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There came the time each day when we
broke out of the dense bush onto a pristine beach of
golden sand. The low lapping turquoise waves highlighted in white traced
the tight arc of the cove.
After eating, some of us slept in the shade of the trees where the bush meets
the beach. Others
sunbathed. A few rolled their pant legs and waded in the lazy surf. Some
of us stripped to
swimwear and took the plunge. The tranquil Tasman Bay tempted us, and then
us in its electric blueberry Jell-O waters. We
went under but remained perfectly visible. We
emerged cleansed, cooled to a near-chill, and ready to walk.
Come along for the adventure!
THIS ARTICLE ORIGINALLY
APPEARED IN DECEMBER, 2008.
MOST RECENT UPDATE: 2014.
WALK IN THE PARK
downpour would have been plenty welcome. Turns out there’s little rain
in the rain forest of New Zealand’s Abel Tasman National Park in March,
or anytime, for that matter. Early March sees the waning of summer down
under, of course, and conditions along the fabled coast path couldn’t
have been better. Our three days in the bush (New Zealanders use “bush”
instead of “jungle”, “woods”, or “rain forest”) were sunny, warm, and
dry. That didn’t mean we didn’t get wet. The two-thirds of us who walked
the route over three days stayed moist thanks to daily climbs up and
over the lush headlands that characterize this corner of the South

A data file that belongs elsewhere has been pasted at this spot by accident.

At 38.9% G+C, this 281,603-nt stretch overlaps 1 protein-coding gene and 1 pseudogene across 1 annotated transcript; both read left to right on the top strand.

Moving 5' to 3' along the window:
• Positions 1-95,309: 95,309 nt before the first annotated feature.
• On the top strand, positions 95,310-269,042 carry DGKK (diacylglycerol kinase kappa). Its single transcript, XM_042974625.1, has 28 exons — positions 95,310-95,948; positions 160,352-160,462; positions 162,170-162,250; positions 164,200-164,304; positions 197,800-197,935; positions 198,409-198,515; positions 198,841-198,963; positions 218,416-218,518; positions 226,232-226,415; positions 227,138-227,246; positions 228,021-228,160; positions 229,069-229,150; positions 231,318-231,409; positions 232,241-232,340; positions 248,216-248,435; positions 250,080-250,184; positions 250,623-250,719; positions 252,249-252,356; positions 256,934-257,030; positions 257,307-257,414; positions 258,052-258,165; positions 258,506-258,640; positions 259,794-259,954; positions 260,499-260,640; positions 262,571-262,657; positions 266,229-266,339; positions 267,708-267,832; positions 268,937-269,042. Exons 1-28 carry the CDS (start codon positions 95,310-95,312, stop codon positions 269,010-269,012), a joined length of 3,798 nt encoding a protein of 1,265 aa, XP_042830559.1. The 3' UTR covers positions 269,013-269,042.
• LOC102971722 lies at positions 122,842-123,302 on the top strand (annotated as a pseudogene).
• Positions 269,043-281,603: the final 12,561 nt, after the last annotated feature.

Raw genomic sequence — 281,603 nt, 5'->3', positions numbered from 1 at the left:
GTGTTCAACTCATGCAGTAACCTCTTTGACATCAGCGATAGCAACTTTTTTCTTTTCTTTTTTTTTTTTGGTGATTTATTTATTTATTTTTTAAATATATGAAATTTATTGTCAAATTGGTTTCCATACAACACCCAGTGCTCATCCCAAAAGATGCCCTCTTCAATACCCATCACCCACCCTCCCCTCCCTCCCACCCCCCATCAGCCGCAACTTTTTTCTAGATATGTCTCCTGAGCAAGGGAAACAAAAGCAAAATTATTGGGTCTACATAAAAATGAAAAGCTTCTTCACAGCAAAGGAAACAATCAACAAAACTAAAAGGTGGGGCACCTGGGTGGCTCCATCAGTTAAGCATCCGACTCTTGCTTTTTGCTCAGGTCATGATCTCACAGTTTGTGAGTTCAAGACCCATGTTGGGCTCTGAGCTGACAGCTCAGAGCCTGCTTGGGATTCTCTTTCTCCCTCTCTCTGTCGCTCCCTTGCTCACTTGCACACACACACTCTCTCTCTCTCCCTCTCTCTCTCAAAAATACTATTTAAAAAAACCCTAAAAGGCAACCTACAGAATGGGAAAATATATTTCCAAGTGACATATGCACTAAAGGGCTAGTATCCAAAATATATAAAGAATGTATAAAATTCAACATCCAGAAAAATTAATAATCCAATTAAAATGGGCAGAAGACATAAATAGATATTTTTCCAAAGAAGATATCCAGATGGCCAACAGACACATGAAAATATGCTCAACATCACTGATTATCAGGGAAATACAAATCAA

Wet? Yep. And not just with perspiration. There came the time
each day when we broke out of the dense bush onto a pristine beach of
golden sand, dropped our day-packs, found a seat on a weathered white
foundling of driftwood, and broke out our lunch sacks. The food was
ample if simple, and the calories earned and quickly burned along the
trail. The sand was warm; the sea breezes welcome. The low lapping
turquoise waves highlighted in white traced the tight arc of the cove or
lined the strand like a straightedge. After eating, some of us slept in
the shade of the trees where the bush meets the beach. Others sunbathed.
A few rolled their pant legs and waded in the lazy surf. Some of us
stripped to swimwear and took the plunge. The tranquil Tasman Bay
tempted us, and then swallowed us in its electric blueberry Jell-O
waters. We went under but remained perfectly visible. We emerged
salt exchanged for
sea salt, cooled to a
Our group crossing the
first bridge by the
south entrance to the Abel Tasman Coast Track.
ready to walk.
Yep. Twenty-three miles of the Abel Tasman Coast Track. In three days.
Four hours to do eight miles on day one. Seven hours for a more rugged
eleven miles on day two. Two hours for four stunning miles on day three.
Two guides shepherded our group of about two dozen walkers paying for
the privilege to raise blisters, swat sand flies, soak their shoes, and
try to live without make-up, jewelry, cell phones, TV, computers,
and clean clothing. The walking was
nothing to fear: